The family Bullidae, and its sole genus Bulla, is the most well-known group of shell-bearing opisthobranch gastropods (order Cephalaspidea). It occurs worldwide in tropical areas, but also has some representatives in temperate latitudes. These molluscs can be found on intertidal flats, in tide-pools and to depths down to 70 m, in habitats of sand, mud, gravel, green algae and seagrass. The living animals can be seasonally common, but are best known from their distinctive shells that are frequently washed ashore.
During the 18th and 19th centuries the genus Bulla was used for the majority of bubble-shelled (‘bullomorph’) gastropods, including species now assigned to the opisthobranch genera Haminoea, Retusa, Cylichna, Roxania and many others (e.g. da Costa, 1778; Bruguière, 1792; Férussac, 1822; Lamarck, 1822; Philippi, 1836; Menke, 1853). Of the more than 400 names assigned to Bulla the vast majority have already been attributed to other genera (e.g.Thompson, 1988).
The modern concept of the genus Bulla was established during the second half of the 19th century by Adams (1850), Sowerby (1868) and Pilsbry (1895), who produced comprehensive monographs of worldwide species based on shell characters. Since then, very few authors have either included in Bulla any species other than those discussed here, or have recognized more than the single genus Bulla (or one of its synonyms) within the family. Dall (1908) described the new subgenus and species Bulla (Leucophysema) morgana from abyssal depths off the Pacific coast of Panama, but this is known only from its shell, which is unlike that of Bulla species. Nordsieck & García-Talavera (1979) listed species of Bulla under both Bulla and Cylindrobulla, but the latter is a genus of sacoglossan opisthobranchs.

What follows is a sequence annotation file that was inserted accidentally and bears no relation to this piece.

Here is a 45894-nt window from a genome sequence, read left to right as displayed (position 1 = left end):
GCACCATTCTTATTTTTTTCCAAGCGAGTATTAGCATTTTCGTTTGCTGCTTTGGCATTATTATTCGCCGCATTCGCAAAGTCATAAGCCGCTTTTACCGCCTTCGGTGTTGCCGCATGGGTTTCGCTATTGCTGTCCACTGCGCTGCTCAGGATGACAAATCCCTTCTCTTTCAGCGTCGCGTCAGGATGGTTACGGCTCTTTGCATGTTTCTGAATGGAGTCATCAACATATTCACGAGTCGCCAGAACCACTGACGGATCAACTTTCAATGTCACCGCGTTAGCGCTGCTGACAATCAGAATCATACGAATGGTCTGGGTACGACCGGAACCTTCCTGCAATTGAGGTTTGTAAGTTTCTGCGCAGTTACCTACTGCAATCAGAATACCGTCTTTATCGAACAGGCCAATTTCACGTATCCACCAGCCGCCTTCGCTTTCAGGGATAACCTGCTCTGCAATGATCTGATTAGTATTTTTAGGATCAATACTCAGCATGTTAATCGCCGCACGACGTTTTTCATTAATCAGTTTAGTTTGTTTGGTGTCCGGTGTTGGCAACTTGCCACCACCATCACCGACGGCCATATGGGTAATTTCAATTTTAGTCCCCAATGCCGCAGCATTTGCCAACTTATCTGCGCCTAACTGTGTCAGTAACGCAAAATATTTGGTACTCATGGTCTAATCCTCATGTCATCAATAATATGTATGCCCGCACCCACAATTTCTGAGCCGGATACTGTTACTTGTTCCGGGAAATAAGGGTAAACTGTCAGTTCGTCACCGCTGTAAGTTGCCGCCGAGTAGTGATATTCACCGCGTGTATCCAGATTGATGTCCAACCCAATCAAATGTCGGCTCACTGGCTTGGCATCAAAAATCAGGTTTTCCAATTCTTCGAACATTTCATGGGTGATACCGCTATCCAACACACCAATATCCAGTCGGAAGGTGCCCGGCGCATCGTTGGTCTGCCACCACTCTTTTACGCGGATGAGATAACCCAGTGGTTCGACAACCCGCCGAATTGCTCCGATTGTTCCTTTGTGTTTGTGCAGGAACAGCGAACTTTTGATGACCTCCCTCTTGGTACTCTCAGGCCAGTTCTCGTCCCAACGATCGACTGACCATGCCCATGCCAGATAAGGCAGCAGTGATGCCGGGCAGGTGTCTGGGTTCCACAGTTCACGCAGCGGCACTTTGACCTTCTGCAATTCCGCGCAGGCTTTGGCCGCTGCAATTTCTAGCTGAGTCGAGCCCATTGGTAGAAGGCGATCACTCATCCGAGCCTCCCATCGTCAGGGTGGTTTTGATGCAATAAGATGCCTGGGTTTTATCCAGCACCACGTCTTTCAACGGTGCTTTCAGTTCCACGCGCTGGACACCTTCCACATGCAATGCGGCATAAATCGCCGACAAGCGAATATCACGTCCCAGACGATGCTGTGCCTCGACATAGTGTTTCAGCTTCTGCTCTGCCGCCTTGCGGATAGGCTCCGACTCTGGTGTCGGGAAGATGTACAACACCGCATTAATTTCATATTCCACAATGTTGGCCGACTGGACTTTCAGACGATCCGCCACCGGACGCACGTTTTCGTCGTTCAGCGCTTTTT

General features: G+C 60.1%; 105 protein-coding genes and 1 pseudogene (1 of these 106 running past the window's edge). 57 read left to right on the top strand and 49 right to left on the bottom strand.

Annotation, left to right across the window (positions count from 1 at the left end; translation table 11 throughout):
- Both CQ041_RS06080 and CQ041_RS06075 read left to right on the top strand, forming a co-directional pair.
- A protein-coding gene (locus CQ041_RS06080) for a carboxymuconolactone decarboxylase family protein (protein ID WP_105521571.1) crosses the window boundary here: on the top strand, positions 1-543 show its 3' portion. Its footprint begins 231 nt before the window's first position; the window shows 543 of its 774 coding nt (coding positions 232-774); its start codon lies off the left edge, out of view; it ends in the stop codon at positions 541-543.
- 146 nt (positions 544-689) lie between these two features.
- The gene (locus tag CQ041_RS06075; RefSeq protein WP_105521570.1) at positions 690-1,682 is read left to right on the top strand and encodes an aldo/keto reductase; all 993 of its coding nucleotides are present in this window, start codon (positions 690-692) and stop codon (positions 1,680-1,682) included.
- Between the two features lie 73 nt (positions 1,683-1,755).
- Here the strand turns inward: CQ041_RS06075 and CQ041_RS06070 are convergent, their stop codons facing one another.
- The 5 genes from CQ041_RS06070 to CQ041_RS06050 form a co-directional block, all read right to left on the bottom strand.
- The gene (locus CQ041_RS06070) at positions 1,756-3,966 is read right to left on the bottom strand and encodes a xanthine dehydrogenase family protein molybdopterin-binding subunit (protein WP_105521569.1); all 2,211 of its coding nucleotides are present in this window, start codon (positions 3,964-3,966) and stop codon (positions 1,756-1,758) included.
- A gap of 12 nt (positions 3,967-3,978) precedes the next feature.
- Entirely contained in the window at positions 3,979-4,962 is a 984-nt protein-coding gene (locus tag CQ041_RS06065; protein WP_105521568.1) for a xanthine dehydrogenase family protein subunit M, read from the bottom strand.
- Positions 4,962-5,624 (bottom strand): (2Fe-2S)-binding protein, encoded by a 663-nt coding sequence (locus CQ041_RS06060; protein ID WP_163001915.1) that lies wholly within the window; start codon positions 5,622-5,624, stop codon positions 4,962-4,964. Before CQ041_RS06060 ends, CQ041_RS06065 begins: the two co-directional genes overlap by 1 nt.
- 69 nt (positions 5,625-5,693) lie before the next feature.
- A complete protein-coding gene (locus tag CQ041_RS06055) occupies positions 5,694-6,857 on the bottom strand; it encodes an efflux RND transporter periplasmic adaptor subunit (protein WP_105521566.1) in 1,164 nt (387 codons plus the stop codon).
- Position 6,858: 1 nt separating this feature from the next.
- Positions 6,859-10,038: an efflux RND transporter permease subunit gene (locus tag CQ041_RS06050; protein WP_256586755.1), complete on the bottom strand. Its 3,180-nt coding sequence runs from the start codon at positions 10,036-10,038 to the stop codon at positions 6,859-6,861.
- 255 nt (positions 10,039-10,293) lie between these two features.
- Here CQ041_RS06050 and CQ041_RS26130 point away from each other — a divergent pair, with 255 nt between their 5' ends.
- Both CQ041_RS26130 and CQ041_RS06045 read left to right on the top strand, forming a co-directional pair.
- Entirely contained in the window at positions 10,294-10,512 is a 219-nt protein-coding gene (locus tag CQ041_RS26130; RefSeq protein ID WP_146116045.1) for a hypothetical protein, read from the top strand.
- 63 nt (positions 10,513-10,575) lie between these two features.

Most systematic work on Bulla has focused on the description of species, but the external form and colour of the shell have been the main source of characters. However, in the majority of cases these characters are either highly variable within species or very similar among them, leading to continuing taxonomic confusion. Mikkelsen (1993, 2002) pointed out that the radula and particularly the reproductive system might be useful for discrimination between species of Bulla. However, these features have previously been investigated in only a few species, and the taxonomy of the genus is still far from resolved.
Thirty-one species names plus six varietal names have been used for species of Bulla in the Atlantic and eastern Pacific oceans. These taxa were mostly introduced by early malacologists, based on poor descriptions of a few shells from restricted geographical regions. There is yet no consensus on the number of valid species. For example, in the eastern Atlantic Nordsieck (1972) accepted six species, García-Talavera (1983) recognized one, Poppe & Goto (1991) recognized three, and in the Iberian Peninsula and adjacent islands Cervera et al. (2004) listed five. The relationship between similar forms on either side of the Atlantic has been a matter of enduring debate. Whereas some authors have accepted an amphi-Atlantic species (under the name B. striata or B. amygdala, e.g. Dall & Simpson, 1901; Nordsieck, 1972; Eisenberg, 1981; García-Talavera, 1983; Poppe & Goto, 1991; Rios, 1994; Macedo, Macedo & Borges, 1999), others have employed a different name for the American taxon (e.g. Vilas & Vilas, 1970; Damerval & Damerval, 1990; Redfern, 2001). One western Atlantic species, B. solida, has seldom been illustrated. In the eastern Pacific two species are generally recognized in the recent literature (e.g. Behrens & Hermosillo, 2005), but their geographical limits are not well established.